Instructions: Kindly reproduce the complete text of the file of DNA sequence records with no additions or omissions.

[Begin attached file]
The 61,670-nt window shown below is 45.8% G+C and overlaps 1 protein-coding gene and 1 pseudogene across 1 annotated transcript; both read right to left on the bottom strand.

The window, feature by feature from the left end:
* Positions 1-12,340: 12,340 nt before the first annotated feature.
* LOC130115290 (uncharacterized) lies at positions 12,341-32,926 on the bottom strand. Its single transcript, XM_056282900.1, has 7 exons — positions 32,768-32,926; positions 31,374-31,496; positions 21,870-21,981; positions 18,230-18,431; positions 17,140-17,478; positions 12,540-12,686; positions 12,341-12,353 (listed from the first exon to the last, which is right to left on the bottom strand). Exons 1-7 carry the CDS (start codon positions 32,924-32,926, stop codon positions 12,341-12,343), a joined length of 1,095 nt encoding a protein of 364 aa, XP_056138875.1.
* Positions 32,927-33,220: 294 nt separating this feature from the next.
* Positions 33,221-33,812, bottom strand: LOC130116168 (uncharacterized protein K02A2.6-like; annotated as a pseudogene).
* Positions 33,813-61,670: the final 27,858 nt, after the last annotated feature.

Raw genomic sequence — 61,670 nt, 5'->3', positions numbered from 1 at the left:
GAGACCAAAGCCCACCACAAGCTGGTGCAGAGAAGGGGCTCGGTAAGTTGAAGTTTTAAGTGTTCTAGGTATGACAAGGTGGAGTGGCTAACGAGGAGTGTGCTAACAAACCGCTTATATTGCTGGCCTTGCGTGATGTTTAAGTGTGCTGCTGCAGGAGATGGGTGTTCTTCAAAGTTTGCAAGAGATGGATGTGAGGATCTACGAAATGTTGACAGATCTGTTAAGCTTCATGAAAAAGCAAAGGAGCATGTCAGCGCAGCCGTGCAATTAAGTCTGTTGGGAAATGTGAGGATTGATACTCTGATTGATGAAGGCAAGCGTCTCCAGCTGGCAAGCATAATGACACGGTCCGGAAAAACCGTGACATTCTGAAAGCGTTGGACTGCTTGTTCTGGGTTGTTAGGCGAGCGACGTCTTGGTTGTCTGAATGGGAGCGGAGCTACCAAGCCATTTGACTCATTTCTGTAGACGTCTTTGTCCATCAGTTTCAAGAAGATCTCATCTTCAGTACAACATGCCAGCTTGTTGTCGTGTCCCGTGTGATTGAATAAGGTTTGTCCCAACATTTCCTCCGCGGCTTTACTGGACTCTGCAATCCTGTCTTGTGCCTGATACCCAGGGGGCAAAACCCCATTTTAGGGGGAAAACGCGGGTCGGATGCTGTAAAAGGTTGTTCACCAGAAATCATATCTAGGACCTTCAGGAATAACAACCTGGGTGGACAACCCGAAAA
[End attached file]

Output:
The 61,670-nt window shown below is 45.8% G+C and overlaps 1 protein-coding gene and 1 pseudogene across 1 annotated transcript; both read right to left on the bottom strand.

The window, feature by feature from the left end:
* Positions 1-12,340: 12,340 nt before the first annotated feature.
* LOC130115290 (uncharacterized) lies at positions 12,341-32,926 on the bottom strand. Its single transcript, XM_056282900.1, has 7 exons — positions 32,768-32,926; positions 31,374-31,496; positions 21,870-21,981; positions 18,230-18,431; positions 17,140-17,478; positions 12,540-12,686; positions 12,341-12,353 (listed from the first exon to the last, which is right to left on the bottom strand). Exons 1-7 carry the CDS (start codon positions 32,924-32,926, stop codon positions 12,341-12,343), a joined length of 1,095 nt encoding a protein of 364 aa, XP_056138875.1.
* Positions 32,927-33,220: 294 nt separating this feature from the next.
* Positions 33,221-33,812, bottom strand: LOC130116168 (uncharacterized protein K02A2.6-like; annotated as a pseudogene).
* Positions 33,813-61,670: the final 27,858 nt, after the last annotated feature.

Raw genomic sequence — 61,670 nt, 5'->3', positions numbered from 1 at the left:
GAGACCAAAGCCCACCACAAGCTGGTGCAGAGAAGGGGCTCGGTAAGTTGAAGTTTTAAGTGTTCTAGGTATGACAAGGTGGAGTGGCTAACGAGGAGTGTGCTAACAAACCGCTTATATTGCTGGCCTTGCGTGATGTTTAAGTGTGCTGCTGCAGGAGATGGGTGTTCTTCAAAGTTTGCAAGAGATGGATGTGAGGATCTACGAAATGTTGACAGATCTGTTAAGCTTCATGAAAAAGCAAAGGAGCATGTCAGCGCAGCCGTGCAATTAAGTCTGTTGGGAAATGTGAGGATTGATACTCTGATTGATGAAGGCAAGCGTCTCCAGCTGGCAAGCATAATGACACGGTCCGGAAAAACCGTGACATTCTGAAAGCGTTGGACTGCTTGTTCTGGGTTGTTAGGCGAGCGACGTCTTGGTTGTCTGAATGGGAGCGGAGCTACCAAGCCATTTGACTCATTTCTGTAGACGTCTTTGTCCATCAGTTTCAAGAAGATCTCATCTTCAGTACAACATGCCAGCTTGTTGTCGTGTCCCGTGTGATTGAATAAGGTTTGTCCCAACATTTCCTCCGCGGCTTTACTGGACTCTGCAATCCTGTCTTGTGCCTGATACCCAGGGGGCAAAACCCCATTTTAGGGGGAAAACGCGGGTCGGATGCTGTAAAAGGTTGTTCACCAGAAATCATATCTAGGACCTTCAGGAATAACAACCTGGGTGGACAACCCGAAAA